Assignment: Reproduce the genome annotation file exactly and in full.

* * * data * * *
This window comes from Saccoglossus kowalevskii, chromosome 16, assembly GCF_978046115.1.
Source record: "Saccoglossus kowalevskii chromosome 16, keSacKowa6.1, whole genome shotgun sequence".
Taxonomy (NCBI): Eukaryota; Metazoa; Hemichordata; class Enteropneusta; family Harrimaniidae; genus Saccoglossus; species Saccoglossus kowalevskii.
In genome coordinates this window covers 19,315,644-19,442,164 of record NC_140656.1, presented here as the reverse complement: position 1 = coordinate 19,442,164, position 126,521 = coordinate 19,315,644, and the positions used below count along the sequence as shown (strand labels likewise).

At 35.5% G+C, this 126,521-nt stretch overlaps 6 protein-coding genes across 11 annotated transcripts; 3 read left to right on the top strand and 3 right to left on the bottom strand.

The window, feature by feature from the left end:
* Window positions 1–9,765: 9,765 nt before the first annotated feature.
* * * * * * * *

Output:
This window comes from Saccoglossus kowalevskii, chromosome 16, assembly GCF_978046115.1.
Source record: "Saccoglossus kowalevskii chromosome 16, keSacKowa6.1, whole genome shotgun sequence".
Taxonomy (NCBI): Eukaryota; Metazoa; Hemichordata; class Enteropneusta; family Harrimaniidae; genus Saccoglossus; species Saccoglossus kowalevskii.
In genome coordinates this window covers 19,315,644-19,442,164 of record NC_140656.1, presented here as the reverse complement: position 1 = coordinate 19,442,164, position 126,521 = coordinate 19,315,644, and the positions used below count along the sequence as shown (strand labels likewise).

At 35.5% G+C, this 126,521-nt stretch overlaps 6 protein-coding genes across 11 annotated transcripts; 3 read left to right on the top strand and 3 right to left on the bottom strand.

The window, feature by feature from the left end:
* Window positions 1–9,765: 9,765 nt before the first annotated feature.